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Stacy Drury

Stacy Drury
Research Fire Ecologist
Fire and Fuels Program
1731 Research Park Dr.
Davis, CA 95618-6132
United States
Current Research
My current research projects include:
1) Identifying the drivers of fire severity in the Klamath Mountains.
2) Investigating tree mortality due to drought, bark beetle outbreaks, mechanical thinning, and prescribed burning in the central Sierra Nevada Mountains.
3) Comparing and predicting the ecological effect of fall verses spring burning in the central Sierra Nevada Mountains.
4) Fire Behavior modeling in the 2019 Kincade Fire.
5) Development of the FireBuster fire weather forecasting system.
Past Research
I have studied fire ecology throughout North America from Alaska to Brasil. I have studied fire behavior, fuel consumption and fire ecology in Alaska, Washington, Oregon, Arizona, Montana, and most recently on the Stanislaus Tuolumne Experimental Forest in Californa. I identified fire history and fire regime trends in Ohio Oak Hickory Forests, black and white spruce forests in Alaska, and the pine-oak forests in the Sierra Nevada Madre Occidental of Western Mexico. From 2009 until 2016 I was the science lead and subject matter expert on the Interagency Fuels Treatment Decision Support System (IFTDSS). With IFTDSS, I worked directly with fire and fuels specialist to prioritize what science to include and with software engineers to ensure that the science and tools were applied correctly. I have helped update and create spatial fuel model maps for modeling fire behavior and created a system for presenting and evaluating modeled weather forecasts. I consistently strive to provide sound science and tools that land managers can use to support decision making.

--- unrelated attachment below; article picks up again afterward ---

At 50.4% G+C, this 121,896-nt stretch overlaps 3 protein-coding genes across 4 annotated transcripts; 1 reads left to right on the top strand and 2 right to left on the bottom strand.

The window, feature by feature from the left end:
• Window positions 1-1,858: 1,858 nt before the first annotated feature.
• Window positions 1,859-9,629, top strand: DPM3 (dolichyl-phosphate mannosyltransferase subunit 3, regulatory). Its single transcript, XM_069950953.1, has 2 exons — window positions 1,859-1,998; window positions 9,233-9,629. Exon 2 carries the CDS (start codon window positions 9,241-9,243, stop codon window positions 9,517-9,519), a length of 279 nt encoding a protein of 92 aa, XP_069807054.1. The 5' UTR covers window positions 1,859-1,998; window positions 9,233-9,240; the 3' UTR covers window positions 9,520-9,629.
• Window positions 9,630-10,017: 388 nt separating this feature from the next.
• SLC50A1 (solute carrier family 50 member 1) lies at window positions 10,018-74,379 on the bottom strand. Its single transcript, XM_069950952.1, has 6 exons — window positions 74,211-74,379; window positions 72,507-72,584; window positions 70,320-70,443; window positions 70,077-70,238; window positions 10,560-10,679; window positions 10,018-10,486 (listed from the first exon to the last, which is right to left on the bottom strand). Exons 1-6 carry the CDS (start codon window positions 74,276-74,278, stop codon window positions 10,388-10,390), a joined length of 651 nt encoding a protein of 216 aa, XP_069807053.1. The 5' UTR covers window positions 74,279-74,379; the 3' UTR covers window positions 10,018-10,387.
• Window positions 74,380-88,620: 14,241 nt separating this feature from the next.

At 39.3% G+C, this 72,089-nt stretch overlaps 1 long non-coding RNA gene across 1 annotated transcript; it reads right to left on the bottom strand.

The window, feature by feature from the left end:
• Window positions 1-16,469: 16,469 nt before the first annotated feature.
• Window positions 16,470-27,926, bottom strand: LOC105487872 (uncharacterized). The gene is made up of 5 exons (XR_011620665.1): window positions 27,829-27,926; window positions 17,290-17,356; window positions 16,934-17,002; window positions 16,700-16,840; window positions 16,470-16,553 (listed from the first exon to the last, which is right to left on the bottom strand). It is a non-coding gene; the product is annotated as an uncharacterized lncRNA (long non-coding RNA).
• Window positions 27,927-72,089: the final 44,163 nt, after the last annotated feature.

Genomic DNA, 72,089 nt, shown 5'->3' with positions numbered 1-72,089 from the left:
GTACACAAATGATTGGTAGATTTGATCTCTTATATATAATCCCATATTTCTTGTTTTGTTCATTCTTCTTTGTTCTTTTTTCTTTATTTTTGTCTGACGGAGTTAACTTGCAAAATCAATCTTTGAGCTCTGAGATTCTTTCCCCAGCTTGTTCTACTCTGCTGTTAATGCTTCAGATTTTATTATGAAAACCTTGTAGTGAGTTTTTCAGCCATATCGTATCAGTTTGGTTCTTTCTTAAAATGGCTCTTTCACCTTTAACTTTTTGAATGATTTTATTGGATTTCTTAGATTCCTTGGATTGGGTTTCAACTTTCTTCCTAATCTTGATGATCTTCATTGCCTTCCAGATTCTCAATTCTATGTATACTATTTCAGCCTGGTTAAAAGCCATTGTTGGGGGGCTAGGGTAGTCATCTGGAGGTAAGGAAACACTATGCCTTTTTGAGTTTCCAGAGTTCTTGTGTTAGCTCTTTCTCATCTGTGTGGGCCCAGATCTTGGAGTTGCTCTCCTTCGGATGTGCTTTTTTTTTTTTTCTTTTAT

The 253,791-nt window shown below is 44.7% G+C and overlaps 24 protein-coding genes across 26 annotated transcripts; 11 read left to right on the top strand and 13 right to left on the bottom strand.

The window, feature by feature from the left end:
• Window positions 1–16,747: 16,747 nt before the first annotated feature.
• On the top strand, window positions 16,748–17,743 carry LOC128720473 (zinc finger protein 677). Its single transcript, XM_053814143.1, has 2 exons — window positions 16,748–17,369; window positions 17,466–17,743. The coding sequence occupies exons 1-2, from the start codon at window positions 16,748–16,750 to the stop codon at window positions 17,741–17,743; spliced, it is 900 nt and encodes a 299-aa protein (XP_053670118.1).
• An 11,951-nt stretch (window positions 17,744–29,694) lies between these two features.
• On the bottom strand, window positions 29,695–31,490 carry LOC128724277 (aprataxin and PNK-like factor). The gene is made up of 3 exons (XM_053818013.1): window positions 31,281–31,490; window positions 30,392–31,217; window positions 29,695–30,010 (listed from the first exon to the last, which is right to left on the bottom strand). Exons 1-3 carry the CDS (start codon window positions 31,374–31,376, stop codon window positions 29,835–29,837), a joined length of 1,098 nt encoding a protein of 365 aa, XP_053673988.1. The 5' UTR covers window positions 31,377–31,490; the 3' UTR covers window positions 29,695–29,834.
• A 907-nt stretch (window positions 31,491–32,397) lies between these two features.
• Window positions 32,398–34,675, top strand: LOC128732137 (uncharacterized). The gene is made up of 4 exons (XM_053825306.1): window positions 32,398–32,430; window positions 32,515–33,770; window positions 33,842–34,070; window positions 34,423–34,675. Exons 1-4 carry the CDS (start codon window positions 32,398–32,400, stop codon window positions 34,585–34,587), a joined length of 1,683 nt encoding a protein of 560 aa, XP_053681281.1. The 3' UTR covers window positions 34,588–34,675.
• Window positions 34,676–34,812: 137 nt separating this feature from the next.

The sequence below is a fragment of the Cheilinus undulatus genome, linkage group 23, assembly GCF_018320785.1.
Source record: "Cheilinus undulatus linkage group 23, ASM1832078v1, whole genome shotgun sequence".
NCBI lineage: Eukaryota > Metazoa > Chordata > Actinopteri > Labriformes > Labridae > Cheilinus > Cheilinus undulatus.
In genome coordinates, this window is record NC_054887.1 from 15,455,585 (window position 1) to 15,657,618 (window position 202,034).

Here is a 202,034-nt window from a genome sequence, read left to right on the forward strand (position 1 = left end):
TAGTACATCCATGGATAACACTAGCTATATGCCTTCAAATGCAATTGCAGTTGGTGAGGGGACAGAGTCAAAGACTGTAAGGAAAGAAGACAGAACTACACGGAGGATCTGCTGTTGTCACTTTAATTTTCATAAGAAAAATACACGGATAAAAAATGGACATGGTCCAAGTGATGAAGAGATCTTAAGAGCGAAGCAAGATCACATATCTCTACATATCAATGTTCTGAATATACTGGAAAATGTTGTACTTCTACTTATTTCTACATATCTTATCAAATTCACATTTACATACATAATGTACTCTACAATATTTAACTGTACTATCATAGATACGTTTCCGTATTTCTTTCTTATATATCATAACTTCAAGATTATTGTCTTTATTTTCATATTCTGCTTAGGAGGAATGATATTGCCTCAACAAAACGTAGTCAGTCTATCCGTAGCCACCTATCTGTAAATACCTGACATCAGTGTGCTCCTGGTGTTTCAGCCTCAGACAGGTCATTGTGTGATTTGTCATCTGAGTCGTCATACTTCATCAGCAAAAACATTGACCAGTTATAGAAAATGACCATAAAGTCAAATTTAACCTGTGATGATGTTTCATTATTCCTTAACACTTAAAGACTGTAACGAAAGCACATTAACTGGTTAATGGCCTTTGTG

Research Interest